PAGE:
It’s probably true to say that if one was to compile a list of the most unpopular theories in the history of psychology then classical psychoanalysis and neo-Darwinism would probably top the table every time. In some ways this is perhaps understandable, there are aspects of each which people find unsavoury or distasteful, though it must be said that this is often more a result of common misperceptions or misinterpretations than anything else.
Both paradigms can arouse strong feelings either way, so it’s a brave move on the part of those who would seek to not only engage with them on a deep level but also to integrate them to achieve a new synthesis. A particularly well-articulated attempt at just such a synthesis is made by Geoffrey Marcaggi and Fabian Guenole in a recent edition of the journal Frontiers in Psychology.
The authors set the scene with some fascinating historical context, noting that Freud was around three years old when Origin of the Species was first published and so was heavily influenced by Darwin’s writings, before proceeding to consider how many of the central tenets of Freudian theory may be reinterpreted through a neo-Darwinian lens. Considerable attention is devoted to the concept of the Id, it has to be said, though this is perhaps to be expected given the drives and instincts Freud outlined (hunger, thirst, sex, etc.) are so obviously evolutionary is origin. There are also some nice anecdotes along the way around aspects of everyday biology Freud and Darwin both struggled to explain.
I particularly liked the account of why dogs wag their tails in this part of the paper. My border collie Martha does the classic ‘question mark’ tail when she feels threatened or angry, a very elegant rigid warning to ‘back off’ that is highly adaptive and indicative of natural selection pressures. The downside of this wagging for Martha, however, is that her tail involuntarily reveals she is happy too, something of a disadvantage in survival terms if it signals to potential predators that she is relaxed, happy and feeling unthreatened! To Darwin, this is a similar trade-off to the peacock’s tail and its tension between natural and sexual selection pressures. To Freud, both forms of tail-wagging in Martha are simply a displacement of emotional energies, one purposeful and under voluntary control, the other involuntary and a product of our dynamic unconscious.
The tail-wagging example highlights the potential of combining the two perspectives. Evolutionary psychology gives us an explanation at the level of the species, highlighting why all dogs wag their tails under various circumstances, while an evolutionary approach to psychoanalysis can shed light on why the tail of a specific dog – Martha – may wag at a particular moment in time. It’s not a quantum leap to see how this multi-layer approach could be used by consumer psychologists, too. It’s winter and getting colder, I need something to keep me warm in order to survive (the species level). At the same time, however, it is personal learning and the effects of my cultural upbringing that determine that my own solution to the problem is to buy a coat and probably one of a socially acceptable style and brand (the individual level). Two explanations of the same behaviour, both simultaneously correct, and very consistent with the different levels of explanation that Nico Tinbergen outlined in the early 1960s that both psychoanalysts and neo-Darwinists typically subscribe to.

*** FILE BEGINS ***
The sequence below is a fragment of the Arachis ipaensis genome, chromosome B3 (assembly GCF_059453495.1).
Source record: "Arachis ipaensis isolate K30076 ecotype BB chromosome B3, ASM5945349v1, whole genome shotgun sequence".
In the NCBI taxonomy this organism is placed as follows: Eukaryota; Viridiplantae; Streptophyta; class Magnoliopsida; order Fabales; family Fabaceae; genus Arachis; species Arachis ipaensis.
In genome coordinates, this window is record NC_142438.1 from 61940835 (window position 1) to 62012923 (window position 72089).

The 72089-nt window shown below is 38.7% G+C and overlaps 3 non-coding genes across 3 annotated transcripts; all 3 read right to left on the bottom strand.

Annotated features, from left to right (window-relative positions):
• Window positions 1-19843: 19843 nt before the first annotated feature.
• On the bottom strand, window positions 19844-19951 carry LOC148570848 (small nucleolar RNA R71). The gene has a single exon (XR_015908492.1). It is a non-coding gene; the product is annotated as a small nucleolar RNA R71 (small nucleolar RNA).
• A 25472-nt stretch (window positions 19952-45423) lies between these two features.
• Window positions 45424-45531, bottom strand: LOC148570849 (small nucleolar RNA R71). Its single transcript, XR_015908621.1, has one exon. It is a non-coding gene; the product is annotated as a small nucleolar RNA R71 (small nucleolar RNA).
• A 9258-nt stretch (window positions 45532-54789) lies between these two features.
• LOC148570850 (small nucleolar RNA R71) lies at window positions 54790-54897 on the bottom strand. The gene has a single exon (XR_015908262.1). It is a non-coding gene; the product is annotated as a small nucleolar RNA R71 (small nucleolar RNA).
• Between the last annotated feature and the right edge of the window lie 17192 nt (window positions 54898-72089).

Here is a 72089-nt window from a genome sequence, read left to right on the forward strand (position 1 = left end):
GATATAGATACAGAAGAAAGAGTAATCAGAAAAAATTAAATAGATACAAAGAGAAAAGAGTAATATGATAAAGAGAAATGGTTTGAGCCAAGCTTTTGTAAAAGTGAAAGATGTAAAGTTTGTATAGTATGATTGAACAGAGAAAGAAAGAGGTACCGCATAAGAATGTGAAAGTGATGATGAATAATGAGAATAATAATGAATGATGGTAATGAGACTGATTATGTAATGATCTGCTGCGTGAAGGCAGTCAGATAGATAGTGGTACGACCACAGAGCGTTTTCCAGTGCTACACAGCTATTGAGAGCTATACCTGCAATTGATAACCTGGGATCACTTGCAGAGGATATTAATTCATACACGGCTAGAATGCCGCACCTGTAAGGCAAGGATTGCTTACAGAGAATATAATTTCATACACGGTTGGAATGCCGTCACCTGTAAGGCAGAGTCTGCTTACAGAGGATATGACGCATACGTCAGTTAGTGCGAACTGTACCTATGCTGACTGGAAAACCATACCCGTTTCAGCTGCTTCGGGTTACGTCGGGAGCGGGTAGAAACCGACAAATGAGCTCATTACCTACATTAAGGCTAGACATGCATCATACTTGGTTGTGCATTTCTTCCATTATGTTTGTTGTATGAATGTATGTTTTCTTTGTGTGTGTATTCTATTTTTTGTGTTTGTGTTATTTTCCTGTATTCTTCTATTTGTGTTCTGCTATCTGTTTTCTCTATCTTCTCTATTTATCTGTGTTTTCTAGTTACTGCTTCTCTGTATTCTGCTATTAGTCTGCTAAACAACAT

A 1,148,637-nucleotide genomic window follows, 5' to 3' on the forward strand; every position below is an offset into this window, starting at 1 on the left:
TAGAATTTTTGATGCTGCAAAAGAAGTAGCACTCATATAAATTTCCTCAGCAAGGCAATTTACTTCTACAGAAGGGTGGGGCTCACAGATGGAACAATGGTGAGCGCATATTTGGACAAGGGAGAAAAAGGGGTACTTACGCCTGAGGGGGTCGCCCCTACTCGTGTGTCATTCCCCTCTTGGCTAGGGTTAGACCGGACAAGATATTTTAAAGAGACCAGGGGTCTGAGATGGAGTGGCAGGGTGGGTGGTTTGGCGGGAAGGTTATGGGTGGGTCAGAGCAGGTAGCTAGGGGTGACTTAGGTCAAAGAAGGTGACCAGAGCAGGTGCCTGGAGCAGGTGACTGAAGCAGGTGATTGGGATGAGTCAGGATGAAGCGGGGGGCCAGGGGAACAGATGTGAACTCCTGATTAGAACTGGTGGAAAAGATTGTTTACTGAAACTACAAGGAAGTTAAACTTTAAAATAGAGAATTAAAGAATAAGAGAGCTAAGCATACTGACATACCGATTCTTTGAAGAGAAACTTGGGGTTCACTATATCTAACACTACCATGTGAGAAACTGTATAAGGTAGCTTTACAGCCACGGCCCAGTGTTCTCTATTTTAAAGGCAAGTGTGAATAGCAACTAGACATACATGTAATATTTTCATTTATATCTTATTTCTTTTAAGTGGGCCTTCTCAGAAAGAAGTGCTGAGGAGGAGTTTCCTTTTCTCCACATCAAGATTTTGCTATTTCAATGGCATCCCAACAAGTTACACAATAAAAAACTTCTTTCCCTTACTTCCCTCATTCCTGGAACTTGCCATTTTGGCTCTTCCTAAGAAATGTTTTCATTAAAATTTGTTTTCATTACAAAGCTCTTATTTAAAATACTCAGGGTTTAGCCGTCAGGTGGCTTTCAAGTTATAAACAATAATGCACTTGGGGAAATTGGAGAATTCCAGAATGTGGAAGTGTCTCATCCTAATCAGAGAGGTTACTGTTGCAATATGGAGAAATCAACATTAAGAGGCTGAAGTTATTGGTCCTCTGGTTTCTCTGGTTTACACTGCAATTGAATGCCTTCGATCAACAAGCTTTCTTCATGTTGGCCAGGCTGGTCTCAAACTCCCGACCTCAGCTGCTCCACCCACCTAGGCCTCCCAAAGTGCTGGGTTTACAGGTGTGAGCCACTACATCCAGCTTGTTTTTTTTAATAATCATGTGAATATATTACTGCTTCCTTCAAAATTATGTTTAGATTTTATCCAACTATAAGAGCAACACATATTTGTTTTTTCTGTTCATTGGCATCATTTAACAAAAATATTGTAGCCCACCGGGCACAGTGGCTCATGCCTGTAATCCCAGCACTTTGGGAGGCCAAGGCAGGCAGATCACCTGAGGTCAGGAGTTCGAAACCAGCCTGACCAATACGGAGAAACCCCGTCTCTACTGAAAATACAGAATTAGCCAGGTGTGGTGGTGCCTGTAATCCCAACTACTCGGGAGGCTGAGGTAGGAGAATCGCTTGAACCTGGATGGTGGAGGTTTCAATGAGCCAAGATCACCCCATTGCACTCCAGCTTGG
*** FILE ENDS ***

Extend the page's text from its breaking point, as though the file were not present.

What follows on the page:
Many aspects of Freudian thinking are amenable to evolutionary interpretation and “Freudarwinists” are only really scratching the surface at present. Psychoanalytic concepts such as Ego Defence Mechanisms, for instance, have long vanished from mainstream psychology but are very relevant still when viewed through a neo-Darwinian lens. Repression buries potentially-threatening thoughts and feelings deep in the unconscious to protect us from anxiety, for example, but it can equally be seen as simply a version of the evolutionary concept of self-deception, the tendency to keep threatening thoughts and emotions operating at an unconscious level in times of danger so that they do not consume limited information-processing capacity until the threat has passed.
A psychoanalytic perspective may well be an invaluable (re-)addition to the consumer psychologist’s toolkit. The problem with evolutionary psychology on its own is that while it can shed light on universal human tendencies such as the craving for junk food or the tendency to prefer (and pay more for) holidays in evolutionary-significant landscapes, very few direct insights that would actually be helpful to marketers have emerged from this paradigm. It’s a perspective dominated largely by macro-level “just so” stories, grand meta-theories and retrospective analyses of marketing artefacts using predetermined themes. Interesting, yes; basis for a marketing campaign, not really.
To really connect with the consumer, we need a way to explore wants, needs and desires at the level of the individual too, whilst still retaining a compatible Darwinian framework. If we start to see the unconscious as a series of biological and psychological imperatives (basic needs, mate attraction, parenting, etc.) that occasionally come into conflict with each other and/or external pressures – the view from evolutionary psychoanalysis – then we rather neatly bridge the gap. Moreover, by reframing the individual unconscious in these terms, we also arm ourselves with a whole host of psychoanalytic tools with which to undertake evolutionary consumer research.